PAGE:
A PhD is a 3-4 year long research position at the university. When this is completed, you are awarded with the Doctor of Philosophy (hence PhD) in your area of research, such as science, information technology, business, etc. Most lecturers and course coordinators have a PhD showing that they have extensive knowledge in their field.

After graduation, I couldn’t decide what to do or be, so I thought I’d give research a try. I have always been told two things to consider when undertaking a research project. These are: only take on honours or a PhD if you like the project and like the supervisor.

Good project + good supervisor = good research year

This seemed straightforward, so this is exactly what I did when signing up to honours. I love my project, especially its potential to contribute to lowering lung cancer mortality. I also really like my supervisor. His approach to research is very optimistic yet calculated. This matched with his passion for making positive change is infectious. With this perfect pair what could go wrong?

Well something must have been missing from this equation, because I have struggled more this year than I did in all of my undergrad. This is not unheard of, as honours is a tough year, which is why they only let high-achieving students take it on. But I found my biggest problem has been finding motivation to continue. This was a surprise, as finding motivation has never been a struggle of mine. I love learning from studying at uni, like learning about the diseases that affect the human body, or learning new skills like downhill skiing (super fun but tricky without lessons).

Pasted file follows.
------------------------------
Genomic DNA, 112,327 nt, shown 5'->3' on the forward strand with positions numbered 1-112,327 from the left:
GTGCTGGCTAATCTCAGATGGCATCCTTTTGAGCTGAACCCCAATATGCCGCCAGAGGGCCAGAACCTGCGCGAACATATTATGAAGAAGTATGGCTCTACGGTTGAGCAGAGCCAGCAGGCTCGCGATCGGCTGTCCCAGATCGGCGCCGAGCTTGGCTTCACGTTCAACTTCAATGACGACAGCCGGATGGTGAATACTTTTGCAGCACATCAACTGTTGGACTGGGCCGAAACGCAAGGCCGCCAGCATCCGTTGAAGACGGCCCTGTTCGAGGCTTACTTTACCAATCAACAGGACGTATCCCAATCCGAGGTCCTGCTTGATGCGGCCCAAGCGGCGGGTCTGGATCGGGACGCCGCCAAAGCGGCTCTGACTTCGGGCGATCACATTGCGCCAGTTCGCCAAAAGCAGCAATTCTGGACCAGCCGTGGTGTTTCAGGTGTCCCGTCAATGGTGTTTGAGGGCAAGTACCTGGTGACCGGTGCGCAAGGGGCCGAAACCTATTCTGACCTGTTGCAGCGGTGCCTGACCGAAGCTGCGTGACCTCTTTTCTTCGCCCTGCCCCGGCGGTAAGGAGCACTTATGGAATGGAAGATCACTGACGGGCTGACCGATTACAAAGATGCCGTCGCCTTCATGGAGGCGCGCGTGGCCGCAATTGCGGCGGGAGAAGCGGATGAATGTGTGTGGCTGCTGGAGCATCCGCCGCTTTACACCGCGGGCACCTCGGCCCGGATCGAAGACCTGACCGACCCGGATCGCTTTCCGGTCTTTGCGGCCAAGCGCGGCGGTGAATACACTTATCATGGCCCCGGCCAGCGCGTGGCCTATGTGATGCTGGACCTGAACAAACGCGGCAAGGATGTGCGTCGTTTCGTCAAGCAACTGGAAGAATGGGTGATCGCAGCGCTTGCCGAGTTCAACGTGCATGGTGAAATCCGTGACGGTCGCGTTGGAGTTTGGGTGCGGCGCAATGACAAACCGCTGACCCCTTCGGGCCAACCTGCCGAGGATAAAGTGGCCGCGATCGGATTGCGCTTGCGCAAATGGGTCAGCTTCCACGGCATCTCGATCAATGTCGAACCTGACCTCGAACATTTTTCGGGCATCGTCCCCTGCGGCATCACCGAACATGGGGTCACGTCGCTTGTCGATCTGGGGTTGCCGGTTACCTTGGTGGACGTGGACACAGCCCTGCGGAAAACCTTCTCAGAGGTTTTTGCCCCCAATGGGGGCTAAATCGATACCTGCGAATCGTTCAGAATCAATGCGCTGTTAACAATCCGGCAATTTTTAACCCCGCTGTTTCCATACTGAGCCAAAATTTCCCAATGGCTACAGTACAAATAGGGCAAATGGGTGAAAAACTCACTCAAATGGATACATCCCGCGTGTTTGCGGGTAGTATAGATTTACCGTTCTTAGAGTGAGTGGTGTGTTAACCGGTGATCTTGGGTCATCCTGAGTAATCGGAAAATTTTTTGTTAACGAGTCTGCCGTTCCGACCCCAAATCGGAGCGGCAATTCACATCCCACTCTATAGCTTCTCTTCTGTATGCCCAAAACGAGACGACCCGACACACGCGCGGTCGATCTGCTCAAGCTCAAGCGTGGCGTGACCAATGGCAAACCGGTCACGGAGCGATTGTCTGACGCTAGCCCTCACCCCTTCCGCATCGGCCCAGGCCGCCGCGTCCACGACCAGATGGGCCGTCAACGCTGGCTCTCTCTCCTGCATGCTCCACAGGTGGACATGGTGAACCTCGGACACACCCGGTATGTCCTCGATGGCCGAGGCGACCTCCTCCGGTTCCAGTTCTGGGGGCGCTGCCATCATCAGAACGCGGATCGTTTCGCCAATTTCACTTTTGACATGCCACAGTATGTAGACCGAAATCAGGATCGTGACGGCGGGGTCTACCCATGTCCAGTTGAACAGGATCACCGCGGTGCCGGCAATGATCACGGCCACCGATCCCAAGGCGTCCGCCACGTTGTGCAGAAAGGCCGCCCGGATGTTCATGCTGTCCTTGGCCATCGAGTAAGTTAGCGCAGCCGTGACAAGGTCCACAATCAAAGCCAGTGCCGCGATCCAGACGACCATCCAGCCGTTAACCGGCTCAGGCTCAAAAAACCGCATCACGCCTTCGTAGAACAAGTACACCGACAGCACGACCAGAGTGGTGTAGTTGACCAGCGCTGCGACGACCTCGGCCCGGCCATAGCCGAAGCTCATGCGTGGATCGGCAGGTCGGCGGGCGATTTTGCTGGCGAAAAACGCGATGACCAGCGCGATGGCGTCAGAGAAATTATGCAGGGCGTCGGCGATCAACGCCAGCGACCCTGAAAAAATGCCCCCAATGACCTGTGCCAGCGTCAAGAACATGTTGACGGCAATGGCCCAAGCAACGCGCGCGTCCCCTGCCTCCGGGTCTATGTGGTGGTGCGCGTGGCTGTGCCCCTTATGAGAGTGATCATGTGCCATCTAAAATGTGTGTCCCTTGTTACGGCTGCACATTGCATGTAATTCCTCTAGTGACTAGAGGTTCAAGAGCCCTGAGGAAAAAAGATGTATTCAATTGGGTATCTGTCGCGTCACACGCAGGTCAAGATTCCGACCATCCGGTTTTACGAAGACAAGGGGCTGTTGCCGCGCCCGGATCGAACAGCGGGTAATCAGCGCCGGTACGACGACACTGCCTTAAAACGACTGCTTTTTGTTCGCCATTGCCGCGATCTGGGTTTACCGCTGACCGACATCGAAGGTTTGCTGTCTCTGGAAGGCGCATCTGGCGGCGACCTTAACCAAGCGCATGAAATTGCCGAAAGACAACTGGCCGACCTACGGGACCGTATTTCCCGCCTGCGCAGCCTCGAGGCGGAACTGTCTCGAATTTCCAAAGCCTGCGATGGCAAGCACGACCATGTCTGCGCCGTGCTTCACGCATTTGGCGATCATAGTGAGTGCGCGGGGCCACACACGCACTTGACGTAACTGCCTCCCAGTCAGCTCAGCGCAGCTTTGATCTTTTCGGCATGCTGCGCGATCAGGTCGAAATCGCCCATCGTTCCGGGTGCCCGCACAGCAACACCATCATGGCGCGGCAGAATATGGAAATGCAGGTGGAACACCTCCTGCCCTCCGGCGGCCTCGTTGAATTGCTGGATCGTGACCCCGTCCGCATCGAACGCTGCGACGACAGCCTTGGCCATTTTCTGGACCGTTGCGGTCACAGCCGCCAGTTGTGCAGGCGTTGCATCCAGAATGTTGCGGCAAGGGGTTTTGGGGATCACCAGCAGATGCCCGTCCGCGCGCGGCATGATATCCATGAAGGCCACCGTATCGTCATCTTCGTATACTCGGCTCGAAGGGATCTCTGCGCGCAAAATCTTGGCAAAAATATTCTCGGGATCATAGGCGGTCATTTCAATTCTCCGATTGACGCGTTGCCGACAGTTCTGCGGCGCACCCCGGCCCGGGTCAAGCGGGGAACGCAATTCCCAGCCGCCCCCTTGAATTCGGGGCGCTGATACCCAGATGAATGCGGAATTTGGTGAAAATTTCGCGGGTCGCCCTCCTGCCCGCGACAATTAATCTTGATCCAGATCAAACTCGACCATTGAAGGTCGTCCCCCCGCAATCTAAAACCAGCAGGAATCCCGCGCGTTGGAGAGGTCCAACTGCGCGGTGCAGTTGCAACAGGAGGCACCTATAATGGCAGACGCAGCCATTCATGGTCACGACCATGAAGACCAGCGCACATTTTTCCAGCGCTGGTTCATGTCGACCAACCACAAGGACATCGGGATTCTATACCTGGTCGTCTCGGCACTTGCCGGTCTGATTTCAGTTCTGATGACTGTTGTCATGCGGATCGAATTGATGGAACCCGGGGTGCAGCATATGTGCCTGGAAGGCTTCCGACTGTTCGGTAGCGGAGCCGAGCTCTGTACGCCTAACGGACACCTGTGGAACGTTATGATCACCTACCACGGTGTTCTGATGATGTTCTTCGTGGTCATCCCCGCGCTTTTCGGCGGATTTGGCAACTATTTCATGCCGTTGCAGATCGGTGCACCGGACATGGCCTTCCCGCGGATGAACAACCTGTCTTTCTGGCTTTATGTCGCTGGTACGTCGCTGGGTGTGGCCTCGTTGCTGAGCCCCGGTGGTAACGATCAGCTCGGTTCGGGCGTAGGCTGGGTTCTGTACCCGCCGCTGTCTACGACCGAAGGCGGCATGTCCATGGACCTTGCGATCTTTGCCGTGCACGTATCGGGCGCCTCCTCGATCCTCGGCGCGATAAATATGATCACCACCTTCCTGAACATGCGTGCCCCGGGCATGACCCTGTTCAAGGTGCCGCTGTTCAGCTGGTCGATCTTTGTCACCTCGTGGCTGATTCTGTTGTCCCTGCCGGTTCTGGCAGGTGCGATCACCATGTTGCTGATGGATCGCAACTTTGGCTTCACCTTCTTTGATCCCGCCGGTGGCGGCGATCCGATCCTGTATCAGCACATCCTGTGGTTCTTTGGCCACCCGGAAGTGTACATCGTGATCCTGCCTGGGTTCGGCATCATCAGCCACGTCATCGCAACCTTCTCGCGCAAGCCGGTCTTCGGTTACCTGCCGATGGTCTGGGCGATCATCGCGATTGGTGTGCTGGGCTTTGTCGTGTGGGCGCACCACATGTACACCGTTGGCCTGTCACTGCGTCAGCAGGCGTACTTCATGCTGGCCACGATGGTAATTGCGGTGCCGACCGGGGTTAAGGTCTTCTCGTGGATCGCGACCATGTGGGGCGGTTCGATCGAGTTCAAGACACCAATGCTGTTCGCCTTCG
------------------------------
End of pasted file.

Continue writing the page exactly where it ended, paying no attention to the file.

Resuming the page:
For a while I was confused why I was having such trouble, considering I still loved my project and supervisor. What I never considered was that there was a third factor to the equation: you have to like research itself to enjoy honours. This, of course, is hard to learn going into honours, so if you get a chance do to a research project in your undergrad or some work experience in research, do it and let it help you make the decision to continue with research or not. I have created the ‘should I do honours’ pyramid (below) for your convenience and would like to put it forward for you to consider before signing yourself up to honours or PhD.



What I have learnt about honours this year is that it is hard work but can be very rewarding. If you are interested in adding knowledge to your field and improving today’s technology to bring us into the future, research might be the way to go. But please consider the ‘should I do honours’ pyramid.

I have stuck to it and am very proud of my dedication to my goals and persistence to see this year through. This year has definitely tested me but also definitely allowed me to grow my personal skills. Looking back, I do not regret doing honours and if I could change my decision to undertake it, I wouldn’t. It’s experience like this that allows me to learn what I want to do and how I want to contribute to society. I will never wonder what it would be like to do research because I have learnt and know it’s not for me right now.

I wish you the best of luck with all these kinds of decisions!

– Bella

(AKA one of the cheery faces at the Mt Helen ASK desk 2016).



Images from:




Asking Questions in a Lecture

HaydenFirst of all, let me set the scene. You have arrived at university for your degree and are sitting in a lecture on your very first day. Your books have never been opened and your pens require you to frantically scribble to get the ink going, or maybe the shake of the wrist, etc. Whatever your preferred way of getting the damn pen working is. But that’s not the main issue, so I will move on.